When shopping for renters insurance, the most important thing to understand is what’s covered under your policy. That might sound like rather simplistic advice, but each insurance company has different exclusions and coverage limits you need to be fully aware of. Not understanding what’s excluded, what’s covered, and for how much could lead to problems and frustration down the road when you have to file a claim.


When comparison shopping for renters insurance, there are four essential types of standard coverage you should expect: 

Personal Property

This is anything and everything that belongs to you, from furniture and appliances to electronics, clothing, kitchenware, and decorations. In some cases, your pet(s) can even fall into this category. Essentially, anything that belongs to you that isn’t part of the physical structure of the apartment—which belongs to your landlord and should be covered by their insurance. The best part is that it covers your stuff even when it’s outside of your home.

Personal Liability

This refers to how you might be responsible for accidental or unintentional damage or injury to someone else’s property or their person. This includes guests slipping and injuring themselves while at your place, or your pet biting the neighbor’s child.

Additional Living Expenses (ALE)

In the event that your living space becomes unlivable, through fire or water damage, for instance, renters insurance pays for the living expenses of staying at a hotel for a set period.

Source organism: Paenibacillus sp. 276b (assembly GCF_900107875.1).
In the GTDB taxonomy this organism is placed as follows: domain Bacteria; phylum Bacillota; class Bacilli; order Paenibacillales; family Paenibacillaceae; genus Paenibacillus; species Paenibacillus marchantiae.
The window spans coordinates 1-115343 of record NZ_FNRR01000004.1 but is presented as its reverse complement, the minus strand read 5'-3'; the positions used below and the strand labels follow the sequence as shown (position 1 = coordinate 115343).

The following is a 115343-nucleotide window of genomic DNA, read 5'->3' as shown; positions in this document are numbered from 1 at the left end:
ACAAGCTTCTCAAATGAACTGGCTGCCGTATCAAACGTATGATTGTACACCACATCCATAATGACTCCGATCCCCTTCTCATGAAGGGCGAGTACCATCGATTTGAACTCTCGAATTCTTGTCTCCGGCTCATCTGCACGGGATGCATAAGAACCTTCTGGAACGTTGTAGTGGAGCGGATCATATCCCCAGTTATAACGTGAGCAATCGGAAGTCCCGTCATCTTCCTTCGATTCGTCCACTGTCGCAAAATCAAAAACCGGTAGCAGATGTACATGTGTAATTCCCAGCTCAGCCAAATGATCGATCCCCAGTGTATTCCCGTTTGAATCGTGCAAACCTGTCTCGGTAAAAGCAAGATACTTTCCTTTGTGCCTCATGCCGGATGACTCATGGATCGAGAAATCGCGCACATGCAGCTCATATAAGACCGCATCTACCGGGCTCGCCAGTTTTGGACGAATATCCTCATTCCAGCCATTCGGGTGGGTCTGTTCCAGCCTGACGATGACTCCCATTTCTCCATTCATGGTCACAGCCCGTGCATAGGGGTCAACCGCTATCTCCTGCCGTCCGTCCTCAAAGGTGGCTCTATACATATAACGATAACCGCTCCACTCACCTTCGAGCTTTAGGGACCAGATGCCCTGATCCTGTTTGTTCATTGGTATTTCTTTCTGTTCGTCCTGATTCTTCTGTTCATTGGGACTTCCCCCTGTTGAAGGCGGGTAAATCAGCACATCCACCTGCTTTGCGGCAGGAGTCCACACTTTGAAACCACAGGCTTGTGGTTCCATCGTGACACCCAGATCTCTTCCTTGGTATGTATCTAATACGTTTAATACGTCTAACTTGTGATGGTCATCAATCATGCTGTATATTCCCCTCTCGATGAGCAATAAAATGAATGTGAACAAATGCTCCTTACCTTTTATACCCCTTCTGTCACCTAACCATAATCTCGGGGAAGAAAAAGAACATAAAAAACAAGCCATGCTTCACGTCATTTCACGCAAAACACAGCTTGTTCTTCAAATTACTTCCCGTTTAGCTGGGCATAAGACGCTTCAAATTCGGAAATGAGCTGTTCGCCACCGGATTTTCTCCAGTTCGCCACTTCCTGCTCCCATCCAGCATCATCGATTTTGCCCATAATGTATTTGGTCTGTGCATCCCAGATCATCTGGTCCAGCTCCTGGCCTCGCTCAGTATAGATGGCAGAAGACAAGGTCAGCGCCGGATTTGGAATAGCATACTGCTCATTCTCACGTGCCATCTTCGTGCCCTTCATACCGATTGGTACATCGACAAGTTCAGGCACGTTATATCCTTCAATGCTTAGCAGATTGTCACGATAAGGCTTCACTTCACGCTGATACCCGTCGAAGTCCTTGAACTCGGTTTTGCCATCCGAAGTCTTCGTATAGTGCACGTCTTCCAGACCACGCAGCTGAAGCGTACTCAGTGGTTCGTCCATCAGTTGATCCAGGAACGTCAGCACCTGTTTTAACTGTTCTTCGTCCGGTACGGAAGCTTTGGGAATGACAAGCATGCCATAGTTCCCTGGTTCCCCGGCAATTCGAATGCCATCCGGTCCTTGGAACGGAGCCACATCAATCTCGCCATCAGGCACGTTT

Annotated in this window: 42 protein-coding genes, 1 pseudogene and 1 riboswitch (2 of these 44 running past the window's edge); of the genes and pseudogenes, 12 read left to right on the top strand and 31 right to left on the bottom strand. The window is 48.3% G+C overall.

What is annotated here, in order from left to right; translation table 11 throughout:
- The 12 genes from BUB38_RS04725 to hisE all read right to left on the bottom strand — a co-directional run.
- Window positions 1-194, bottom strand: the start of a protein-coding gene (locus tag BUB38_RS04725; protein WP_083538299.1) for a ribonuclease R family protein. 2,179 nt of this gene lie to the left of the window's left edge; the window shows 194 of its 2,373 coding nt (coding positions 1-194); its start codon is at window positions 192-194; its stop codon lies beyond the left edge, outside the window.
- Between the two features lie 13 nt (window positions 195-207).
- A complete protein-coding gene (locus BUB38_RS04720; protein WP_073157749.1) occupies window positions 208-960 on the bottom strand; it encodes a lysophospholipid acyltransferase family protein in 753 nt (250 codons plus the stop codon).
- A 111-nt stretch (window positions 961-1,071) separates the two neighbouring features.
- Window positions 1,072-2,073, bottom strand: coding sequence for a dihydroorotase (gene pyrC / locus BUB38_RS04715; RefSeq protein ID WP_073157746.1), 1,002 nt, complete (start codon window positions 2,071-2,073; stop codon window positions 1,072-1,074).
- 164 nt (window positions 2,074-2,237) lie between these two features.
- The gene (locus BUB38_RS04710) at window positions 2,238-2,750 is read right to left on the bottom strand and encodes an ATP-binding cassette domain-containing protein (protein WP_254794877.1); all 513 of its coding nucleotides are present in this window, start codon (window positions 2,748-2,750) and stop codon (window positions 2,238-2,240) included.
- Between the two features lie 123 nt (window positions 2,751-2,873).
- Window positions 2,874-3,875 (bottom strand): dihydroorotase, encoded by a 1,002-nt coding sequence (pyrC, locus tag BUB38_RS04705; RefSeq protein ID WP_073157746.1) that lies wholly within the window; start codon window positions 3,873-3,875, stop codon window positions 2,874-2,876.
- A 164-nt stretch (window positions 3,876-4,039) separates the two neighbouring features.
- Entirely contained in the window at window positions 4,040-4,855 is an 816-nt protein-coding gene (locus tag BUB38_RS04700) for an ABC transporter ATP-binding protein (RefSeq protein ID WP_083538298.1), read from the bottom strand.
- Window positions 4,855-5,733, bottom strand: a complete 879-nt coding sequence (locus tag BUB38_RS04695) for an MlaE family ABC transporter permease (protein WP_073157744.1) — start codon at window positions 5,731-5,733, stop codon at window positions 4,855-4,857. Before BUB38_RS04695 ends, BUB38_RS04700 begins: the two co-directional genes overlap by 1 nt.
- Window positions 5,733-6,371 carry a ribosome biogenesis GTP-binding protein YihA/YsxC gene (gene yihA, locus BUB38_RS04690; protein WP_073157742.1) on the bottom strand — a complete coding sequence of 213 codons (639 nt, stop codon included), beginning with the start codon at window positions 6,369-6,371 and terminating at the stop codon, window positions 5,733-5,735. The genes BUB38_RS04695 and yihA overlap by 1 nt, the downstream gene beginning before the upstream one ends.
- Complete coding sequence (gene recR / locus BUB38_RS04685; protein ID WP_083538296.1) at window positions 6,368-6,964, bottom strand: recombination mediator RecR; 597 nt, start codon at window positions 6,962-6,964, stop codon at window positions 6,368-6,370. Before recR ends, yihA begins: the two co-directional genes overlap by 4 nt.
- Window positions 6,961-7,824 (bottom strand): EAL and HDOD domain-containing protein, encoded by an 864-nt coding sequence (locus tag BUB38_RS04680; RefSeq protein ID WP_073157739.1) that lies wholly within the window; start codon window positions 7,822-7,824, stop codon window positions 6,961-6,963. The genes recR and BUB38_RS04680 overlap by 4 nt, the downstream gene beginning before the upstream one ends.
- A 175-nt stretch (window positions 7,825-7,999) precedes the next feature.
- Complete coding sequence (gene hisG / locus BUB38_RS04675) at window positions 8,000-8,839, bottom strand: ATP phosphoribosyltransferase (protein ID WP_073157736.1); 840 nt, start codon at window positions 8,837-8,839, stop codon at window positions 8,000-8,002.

Medical Payments to Others

As the name suggests, medical payments to others cover the medical bills of those riding in a different vehicle involved in an accident or collision with you.

As we’ve mentioned, all insurers, brokers, and agents should cover these four basic areas. The extent of coverage, however, can vary from company to company.

For example, one company might include all of your electronic equipment and devices as part of your personal property coverage, while others might completely exclude them or offer them as add-on coverages.

Almost all insurance providers offer add-ons and extras. Some extras have become industry standards in the form of “riders,” “endorsements,” and “floaters.” They are used to cover pricier items such as expensive jewelry, electronics, art, collectibles, and musical instruments. 

For example, personal property coverage of $10,000 is designed to cover a variety of personal property (furniture, appliances, electronics). Still, within a particular category, your insurance might only actually cover $1,500 worth of electronics damage. If you have, say, a $2,000 television screen that gets stolen, the insurance will only cover $1,500, minus your deductible.

Another common example is with jewelry. Regular jewelry is covered under personal property, usually, again, up to a limit of $1,000-1,500. If a $1,000 worth of jewelry is stolen from your home, you are covered and you only pay your deductible. However, if you have expensive jewelry like engagement rings or family heirlooms that are valued at well more than $1,000, you would not be covered unless you had a specific add-on for that item.